While filming, director Bernardo Bertolucci tried to explain the point of the film to Marlon Brando, suggesting that his character was Bertolucci's "manhood" and that Maria Schneider's character was his "dream girl." Brando later maintained that he had absolutely no idea of what Bertolucci was suggesting or even talking about.
After the film's release in Europe, director Bernardo Bertolucci, producer Alberto Grimaldi, Marlon Brando and Maria Schneider were all indicted by a court in Bologna, Italy for making the film under the term "ultalitarian pornography." They were all acquitted of the charge shortly thereafter, with Bertolucci losing his civil rights (including his right to vote) for five years.
Jean-Pierre Léaud (Tom) had so much respect for Marlon Brando (Paul) that he was afraid to meet him. Because of that, he shot all his scenes on Saturdays, when Brando refused to work. Thus, the two never met in the entire making of the film on and off screen.
When Marlon Brando arrived for the first day of shooting, he had on makeup "two centimeters thick," according to director Bernardo Bertolucci. Brando, who had applied his own makeup, did not understand the natural, low-light conditions cinematographer Vittorio Storaro was going to work with to get the look of the film. Bertolucci had to remove much of the make-up from Brando's face with a handkerchief.
Maria Schneider gave frank interviews in wake of the film's controversy. She claimed that she had slept with fifty men and seventy women, that she was "bisexual completely," and that she used heroin, cocaine and marijuana.
The story Paul tells Jeanne about his mother, about how she taught him to appreciate nature, which he illustrates with his reminiscence of his dog, Dutchy, hunting rabbits in a mustard field, is real, based on Marlon Brando's own recollections of his past.
The idea of this movie grew from director Bernardo Bertolucci's own sexual fantasies, stating that he "once dreamed of seeing a beautiful nameless woman on the street and having sex with her, without ever knowing who she was."
The butter rape scene wasn't consensual. The scene was not in the script. The director Bernardo Bertolucci and Marlon Brando thought of this scene the morning before filming and they didn't tell Maria. Bernardo said he wanted her reaction as a girl not as an actress.
Such was the controversy over Last Tango in Paris (1972) that the print was smuggled into the U.S. for its debut in a diplomatic pouch from Italy. The film was due to have its premiere at the New York Film Festival where tickets were going for $150.
Director Bernardo Bertolucci shot a scene which showed Marlon Brando's genitals, but explained the following year, "I had so identified myself with Brando that I cut it out of shame for myself. To show him naked would have been like showing me naked."
During the publicity for the film's release, director Bernardo Bertolucci said Maria Schneider developed an "Oedipal fixation with Marlon Brando." Schneider said Marlon Brando sent her flowers after they first met, and "From then on, he was like a daddy." In a later interview, Schneider denied this, saying, "Brando tried to be very paternalistic with me, but it really wasn't any father-daughter relationship."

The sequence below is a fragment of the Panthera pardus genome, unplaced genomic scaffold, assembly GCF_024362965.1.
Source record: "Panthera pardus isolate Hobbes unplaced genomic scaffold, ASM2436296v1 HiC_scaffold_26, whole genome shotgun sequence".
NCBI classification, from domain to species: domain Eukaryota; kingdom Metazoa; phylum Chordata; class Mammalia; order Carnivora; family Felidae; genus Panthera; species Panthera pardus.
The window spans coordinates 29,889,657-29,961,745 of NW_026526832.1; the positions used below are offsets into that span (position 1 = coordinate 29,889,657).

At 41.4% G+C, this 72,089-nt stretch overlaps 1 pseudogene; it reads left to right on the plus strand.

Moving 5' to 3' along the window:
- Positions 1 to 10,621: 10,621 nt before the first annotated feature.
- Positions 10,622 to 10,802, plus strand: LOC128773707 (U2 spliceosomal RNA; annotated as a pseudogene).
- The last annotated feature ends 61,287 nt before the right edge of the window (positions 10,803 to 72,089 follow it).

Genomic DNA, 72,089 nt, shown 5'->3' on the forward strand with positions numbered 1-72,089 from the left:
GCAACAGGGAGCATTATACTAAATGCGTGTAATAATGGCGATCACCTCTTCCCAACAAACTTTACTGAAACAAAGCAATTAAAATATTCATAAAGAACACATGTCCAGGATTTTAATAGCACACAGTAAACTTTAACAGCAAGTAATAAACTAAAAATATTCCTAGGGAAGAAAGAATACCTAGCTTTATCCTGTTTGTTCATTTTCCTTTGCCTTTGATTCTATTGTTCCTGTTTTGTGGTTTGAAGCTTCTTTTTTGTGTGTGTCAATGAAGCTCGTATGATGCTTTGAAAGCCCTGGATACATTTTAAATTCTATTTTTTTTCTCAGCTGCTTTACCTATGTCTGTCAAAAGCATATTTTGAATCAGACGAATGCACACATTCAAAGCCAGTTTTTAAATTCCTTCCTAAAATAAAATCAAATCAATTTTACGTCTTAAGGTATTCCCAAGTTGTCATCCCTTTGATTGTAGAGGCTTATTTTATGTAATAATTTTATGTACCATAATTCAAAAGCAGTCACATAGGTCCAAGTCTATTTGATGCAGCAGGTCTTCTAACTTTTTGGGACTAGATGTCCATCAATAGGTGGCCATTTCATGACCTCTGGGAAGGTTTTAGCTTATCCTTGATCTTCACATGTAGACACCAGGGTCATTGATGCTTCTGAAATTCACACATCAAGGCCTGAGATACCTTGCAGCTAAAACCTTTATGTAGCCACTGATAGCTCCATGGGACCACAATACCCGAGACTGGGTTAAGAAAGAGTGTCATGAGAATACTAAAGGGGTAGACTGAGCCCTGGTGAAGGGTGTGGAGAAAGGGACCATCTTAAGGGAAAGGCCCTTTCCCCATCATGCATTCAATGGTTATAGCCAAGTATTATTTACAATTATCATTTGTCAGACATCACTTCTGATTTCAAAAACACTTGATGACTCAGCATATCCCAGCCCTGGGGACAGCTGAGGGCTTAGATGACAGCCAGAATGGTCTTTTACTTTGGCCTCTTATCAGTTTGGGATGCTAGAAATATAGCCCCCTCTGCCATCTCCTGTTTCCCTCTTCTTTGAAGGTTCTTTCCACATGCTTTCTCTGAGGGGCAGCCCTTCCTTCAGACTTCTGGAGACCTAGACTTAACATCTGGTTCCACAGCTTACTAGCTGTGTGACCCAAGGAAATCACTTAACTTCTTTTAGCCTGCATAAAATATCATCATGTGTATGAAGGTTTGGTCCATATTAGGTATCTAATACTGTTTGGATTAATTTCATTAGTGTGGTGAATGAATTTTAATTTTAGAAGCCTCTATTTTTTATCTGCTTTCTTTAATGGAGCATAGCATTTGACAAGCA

When Paul puts on the Colonel's kepi (the French military hat that had belonged to Jeanne's father) and says to Jeanne, "How do you like your hero? Over easy or sunny side up?" Marlon Brando, the author of most of the film's English dialogue, is using egg imagery because the gold braid on an officer's hat is referred to as "scrambled eggs" in the U.S. military. Brando attended Shattuck Military Academy (from which he was booted out) and failed his physical for the U.S. Army during World War II, due to a bum knee hurt playing high school football.
Argentine Tango composer Astor Piazzolla was going to write the music for this film and had actually submitted demos to director Bernardo Bertolucci. Bertolucci instead chose famed jazz musician Gato Barbieri as the film's composer, because he felt that his saxophone playing would give the film a more rich and sultry feel for the film.
In protest against the film only receiving a minor cinema cut in the U.K., a private prosecution was brought against United Artists in January 1974 by 69-year-old Edward Shackleton, a Salvation Army member and leading member of the executive committee of the pro-censorship Festival of Light party. Although the case went as far as the Old Bailey, it collapsed when it was ruled that the Obscene Publications Act did not, at that time, apply to films.
This film created considerable controversy in Canada. The Ontario Board of Film Censors passed a cut version of the film to be shown in theaters. Upon release, the board received over one hundred complaints from the public from the Toronto area alone. In Nova Scotia, the film was rejected outright and the film board attempted to lay obscenity charges on the distributor.
Almost ten years after its original release, United Artists re-released this film in 1982 with an R-rating, and not the infamous X-rating it had obtained in 1972. The film was only a couple of minutes shorter than the preferred director's cut.